Did you know that George Bush stole last week's Mexican election? and used the FBI to do it?
You didn't? Well, clearly you don't read England's Guardian newspaper. Here's what a bit of what columnist Greg Palast (an American, incidentally), had to say
As in Florida in 2000, and as in Ohio in 2004, the exit polls show the voters voted for the progressive candidate. The race is "officially" too close to call. But they will call it - after they steal it.
Reuters reports that, as of 8pm eastern time, as voting concluded in Mexico, exit polls showed Andrés Manuel López Obrador of the "leftwing" party of the Democratic Revolution (PRD) leading in exit polls over Felipe Calderón of the ruling conservative National Action party (PAN).
We've said again and again: exit polls tell us how voters say they voted, but the voters can't tell pollsters whether their vote will be counted. In Mexico, counting the vote is an art, not a science - and Calderón's ruling crew is very artful indeed. The PAN-controlled official electoral commission, not surprisingly, has announced that the presidential tally is too close to call.
Calderón's election is openly supported by the Bush administration.
On the ground in Mexico city, our news team reports accusations from inside the Obrador campaign that operatives of the PAN had access to voter files that are supposed to be the sole property of the nation's electoral commission. We are not surprised.
This past Friday, we reported that the US Federal Bureau of Investigation had obtained Mexico's voter files under a secret "counter-terrorism" contract with the database company ChoicePoint of Alpharetta, Georgia.
In fact, if you copy the first sentence of his rant above into the Google search field (but without quotation marks) and hit return you'll get 80,200 hits -and the first couple of pages of listings all seem to echo both his paranoia and his complaint.
So if we set aside personal political opinion and our natural response at being asked to deal with an obvious nutter, how do we know first that this guy is wrong and secondly that the people who either quote him approvingly or offer similar views have gone little off the deep end?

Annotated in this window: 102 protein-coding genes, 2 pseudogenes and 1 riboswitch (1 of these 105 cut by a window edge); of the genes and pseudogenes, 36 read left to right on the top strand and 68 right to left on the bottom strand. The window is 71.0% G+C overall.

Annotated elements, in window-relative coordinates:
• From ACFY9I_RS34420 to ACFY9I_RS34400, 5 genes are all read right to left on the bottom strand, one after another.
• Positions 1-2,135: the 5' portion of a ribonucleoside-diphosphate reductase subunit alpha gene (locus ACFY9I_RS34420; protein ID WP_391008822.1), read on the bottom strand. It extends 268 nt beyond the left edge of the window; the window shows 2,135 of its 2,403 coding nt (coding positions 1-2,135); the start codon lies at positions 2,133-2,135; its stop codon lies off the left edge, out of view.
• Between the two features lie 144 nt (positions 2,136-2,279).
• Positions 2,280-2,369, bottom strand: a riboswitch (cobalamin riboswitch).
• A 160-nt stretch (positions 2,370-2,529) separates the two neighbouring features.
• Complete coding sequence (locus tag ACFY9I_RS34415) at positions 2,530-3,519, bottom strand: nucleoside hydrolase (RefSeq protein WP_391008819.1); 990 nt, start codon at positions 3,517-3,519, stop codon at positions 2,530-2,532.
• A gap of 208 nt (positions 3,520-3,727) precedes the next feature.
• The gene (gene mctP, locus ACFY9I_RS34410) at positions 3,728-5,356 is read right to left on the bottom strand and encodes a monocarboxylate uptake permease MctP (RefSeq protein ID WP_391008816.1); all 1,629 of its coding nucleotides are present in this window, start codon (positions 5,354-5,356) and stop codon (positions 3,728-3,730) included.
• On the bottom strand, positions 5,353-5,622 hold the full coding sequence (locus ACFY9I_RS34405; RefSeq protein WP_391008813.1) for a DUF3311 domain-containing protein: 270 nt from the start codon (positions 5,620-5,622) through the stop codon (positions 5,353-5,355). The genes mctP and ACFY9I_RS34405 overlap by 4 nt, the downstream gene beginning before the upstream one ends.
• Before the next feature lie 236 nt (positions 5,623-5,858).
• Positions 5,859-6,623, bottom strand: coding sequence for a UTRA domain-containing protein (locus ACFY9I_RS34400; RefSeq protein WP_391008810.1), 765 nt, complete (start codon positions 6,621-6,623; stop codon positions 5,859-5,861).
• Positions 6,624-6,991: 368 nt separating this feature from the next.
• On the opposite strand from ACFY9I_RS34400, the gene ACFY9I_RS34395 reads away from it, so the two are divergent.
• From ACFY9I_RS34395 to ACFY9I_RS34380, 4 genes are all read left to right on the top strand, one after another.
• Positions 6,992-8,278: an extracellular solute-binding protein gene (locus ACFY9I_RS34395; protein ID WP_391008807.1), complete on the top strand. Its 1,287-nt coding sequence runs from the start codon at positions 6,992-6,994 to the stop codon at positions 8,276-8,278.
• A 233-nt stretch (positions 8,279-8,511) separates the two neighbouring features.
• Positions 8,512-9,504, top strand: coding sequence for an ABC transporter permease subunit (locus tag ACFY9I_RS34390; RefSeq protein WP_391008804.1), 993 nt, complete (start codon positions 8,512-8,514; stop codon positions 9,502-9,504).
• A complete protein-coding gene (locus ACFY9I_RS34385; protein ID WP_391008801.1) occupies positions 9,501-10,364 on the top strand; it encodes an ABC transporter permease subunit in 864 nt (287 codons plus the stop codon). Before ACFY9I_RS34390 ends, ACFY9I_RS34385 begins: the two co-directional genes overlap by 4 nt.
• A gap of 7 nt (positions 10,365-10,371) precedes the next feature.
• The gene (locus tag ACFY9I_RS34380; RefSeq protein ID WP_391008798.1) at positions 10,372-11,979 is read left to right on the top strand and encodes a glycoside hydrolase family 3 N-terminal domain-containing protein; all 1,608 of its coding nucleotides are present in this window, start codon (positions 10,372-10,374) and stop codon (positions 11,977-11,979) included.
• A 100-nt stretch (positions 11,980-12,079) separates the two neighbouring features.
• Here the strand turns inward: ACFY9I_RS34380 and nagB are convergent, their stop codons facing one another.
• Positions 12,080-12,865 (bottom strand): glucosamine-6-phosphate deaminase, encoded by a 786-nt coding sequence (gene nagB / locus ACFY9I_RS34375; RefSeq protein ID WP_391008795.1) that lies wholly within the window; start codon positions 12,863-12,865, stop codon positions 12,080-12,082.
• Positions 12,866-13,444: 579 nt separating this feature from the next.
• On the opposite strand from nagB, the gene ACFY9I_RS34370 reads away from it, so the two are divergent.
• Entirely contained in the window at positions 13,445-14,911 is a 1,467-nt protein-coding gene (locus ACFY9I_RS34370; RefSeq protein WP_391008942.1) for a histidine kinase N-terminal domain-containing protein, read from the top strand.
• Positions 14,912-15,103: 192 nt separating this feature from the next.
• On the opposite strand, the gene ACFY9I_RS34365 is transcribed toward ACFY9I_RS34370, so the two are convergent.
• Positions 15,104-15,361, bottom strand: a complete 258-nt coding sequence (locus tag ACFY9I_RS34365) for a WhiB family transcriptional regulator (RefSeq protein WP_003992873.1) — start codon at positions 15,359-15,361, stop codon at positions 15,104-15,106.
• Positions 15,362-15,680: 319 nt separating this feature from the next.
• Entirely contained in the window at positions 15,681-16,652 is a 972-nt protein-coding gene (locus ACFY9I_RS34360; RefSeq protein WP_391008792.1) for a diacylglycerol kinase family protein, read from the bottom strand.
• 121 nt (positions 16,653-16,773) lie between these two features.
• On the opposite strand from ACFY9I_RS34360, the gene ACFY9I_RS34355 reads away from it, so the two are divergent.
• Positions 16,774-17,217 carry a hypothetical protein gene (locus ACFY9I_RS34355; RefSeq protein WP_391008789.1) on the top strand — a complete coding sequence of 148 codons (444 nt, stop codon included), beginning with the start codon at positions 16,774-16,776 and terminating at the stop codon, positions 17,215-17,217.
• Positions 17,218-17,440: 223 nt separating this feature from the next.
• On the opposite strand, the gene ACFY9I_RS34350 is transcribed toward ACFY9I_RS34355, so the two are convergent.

What's going on with these people is a special case of group think - some unhappiness and reasonable doubt in a few cases being amplified by the instant feedback and credibility created by Internet blogging and psuedo-news websites.
There's an important question here: how can we protect ourselves and others from the social and economic consequences of getting swept up by what amounts to an emotional disinformation mob? And "mob" is the right analogy, they're not limited to rampaging rioters burning cars and buildings -and if you don't believe that try publishing something that points out that SCO has case, that there's no evidence for human culpability in global climate change, or that data processing predates computing by forty years and has nothing to do with business applications.
All of which brings us to the real bottom line: how do we know who or whether to trust when a Google search produces a large number of hits that slant predominantly one way on some issue? It's not like Reuters is going to publish a report under the headline "George Bush Didn't Steal Mexican Election."
So how can we tell truth from falsehood in an Internet document? More directly how can a search engine like Google help us do this without appointing itself or anyone else as the unbiased arbiter of Truth and Value?
I don't know - but I do have a suggested direction for research into the issue.
Google currently uses citations (links are a weak proxy for this) as part of its page ranking scheme and we don't know much about what the author of some page found in a Google search is all about - but Google does because it has access to whatever else he has offered on the Internet. Thus Google could alter its page ranking and display mechanisms to report both forward and backward citations: who cites the author, and who does the author cite - across all of the author's work Google has access to and across all of the documents on the site the particular hit refers to. Classify those citations in terms of peer review, public journal, educated newspaper, or tabloid and you have both the beginnings of a reader's guide to the likely sanity of the writer's position and an easily user customizable mechanism for search result rankings.